CHINA said it cracked the nation’s biggest “underground bank,” which handled 410 billion yuan (US$64bil) of illegal foreign-exchange transactions, as the authorities try to combat corruption and rein in capital outflows that have hit records this year.
More than 370 people have been arrested or face lawsuits or other punishment in the case centered in eastern Zhejiang province, the official People’s Daily reported yesterday, citing police officials. The case brought the total for underground banking and money-laundering activities to 800 billion yuan since April, the newspaper said.
The probe began in September last year and the police took almost a year to sort through more than 1.3 million suspicious transactions, the state-run Xinhua News Agency reported separately. The authorities froze more than 3,000 bank accounts, Xinhua said.
The case highlights the nation’s struggle to control capital outflows that have helped to send real-estate prices soaring from Vancouver to Sydney even when Chinese citizens are officially limited to converting US$50,000 of yuan per year. Some people may be moving the proceeds of corruption, while others may be concerned about the outlook for the economy and the potential for the yuan to weaken.
“The government wants to stem outflows and stabilise the yuan’s exchange rate, but the outflows cannot be stopped unless people change their expectation on yuan depreciation,” says Xi Junyang, a finance professor at Shanghai University of Finance & Economics. Besides illegal banking operations, “a lot of money is leaving the country by legal means,” Xi says.
China’s capital outflows may have climbed to a record US$194bil in September before cooling to US$62bil in October, according to a Bloomberg gauge which also takes into account decisions by exporters and direct investment recipients to hold funds in dollars. The tactics used by Chinese citizens to defeat the controls include so-called smurfing, where large sums are moved by breaking them down into a series of smaller transfers using the bank accounts and foreignexchange quotas of a range of individuals.
In the Zhejiang case, a suspect identified as Zhao Mouyi used a different method, setting up more than 10 companies in Hong Kong from 2013 and transferring more than 100 billion yuan through so-called non-resident accounts, which are used by offshore companies in China when they are transferring money abroad, according to the newspaper’s report.
Taking advantage of a “loophole” relating to non-resident accounts – which has since been filled by banks – Zhao circumvented the capital controls by directly transferring yuan overseas and then exchanged the money into foreign currencies at banks including HSBC Holdings Plc in Hong Kong, the People’s Daily said. Zhao then allegedly transferred it to his clients’ accounts, the report said, citing the local police.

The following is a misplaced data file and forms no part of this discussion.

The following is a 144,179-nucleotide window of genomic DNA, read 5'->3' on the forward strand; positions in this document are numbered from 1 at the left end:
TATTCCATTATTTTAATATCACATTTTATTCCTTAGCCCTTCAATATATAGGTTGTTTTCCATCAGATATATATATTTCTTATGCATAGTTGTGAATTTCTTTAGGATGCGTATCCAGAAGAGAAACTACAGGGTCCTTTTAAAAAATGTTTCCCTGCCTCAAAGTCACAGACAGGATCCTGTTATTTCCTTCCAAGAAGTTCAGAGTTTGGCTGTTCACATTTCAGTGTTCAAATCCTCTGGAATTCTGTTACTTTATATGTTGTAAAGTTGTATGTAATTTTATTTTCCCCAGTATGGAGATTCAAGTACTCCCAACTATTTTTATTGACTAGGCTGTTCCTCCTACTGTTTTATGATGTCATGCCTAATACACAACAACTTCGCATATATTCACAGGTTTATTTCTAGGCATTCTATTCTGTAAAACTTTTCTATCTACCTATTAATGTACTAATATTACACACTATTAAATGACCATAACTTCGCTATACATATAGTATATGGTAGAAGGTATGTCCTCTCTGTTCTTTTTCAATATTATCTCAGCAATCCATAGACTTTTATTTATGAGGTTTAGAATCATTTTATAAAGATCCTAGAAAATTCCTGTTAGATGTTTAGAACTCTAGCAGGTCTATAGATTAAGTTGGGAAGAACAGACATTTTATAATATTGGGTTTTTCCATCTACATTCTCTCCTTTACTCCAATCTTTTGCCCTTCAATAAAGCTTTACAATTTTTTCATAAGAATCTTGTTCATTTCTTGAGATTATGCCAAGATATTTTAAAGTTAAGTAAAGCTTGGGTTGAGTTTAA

HSBC declined to comment on the report.
The Hong Kong Monetary Authority also declined to comment on the specifics of the case, while saying that banks in the city have “stepped up their internal controls to report suspicious transactions.”
Methods of bypassing China’s currency controls include:
> Making transfers using Hong Kong money changers;
> Carrying checks from underground banks across the border to Hong Kong;
> Smuggling cash through customs;
> Making payments abroad using credit or debit cards and then returning merchandise for cash; and
> Getting an overseas mortgage based on savings held within China.
The underground banking crackdown is “an attempt to reduce the capital outflow pressure,” says Hou Wei, a banking analyst at Sanford C. Bernstein & Co in Hong Kong. The government is “determined and very serious” about defending its currency reserves and the exchange rate, the analyst says.
In another case highlighted by the People’s Daily, an investigation of an underground bank in Fujian this year uncovered a network spanning Hong Kong, Taiwan, Australia and Saudi Arabia – and a senior executive at a state-owned enterprise who allegedly tried to move 18 million yuan abroad, the newspaper said.
The authorities have made a series of moves to control legal and illegal capital flows, including capping withdrawals at overseas automated teller machines.
The People’s Bank of China has given verbal guidance to onshore lenders to stop offering crossborder financing to offshore banks, people familiar with the matter said this week. The monetary authority has also told overseas banks to halt onshore bond repurchases, two of the people said. – Bloomberg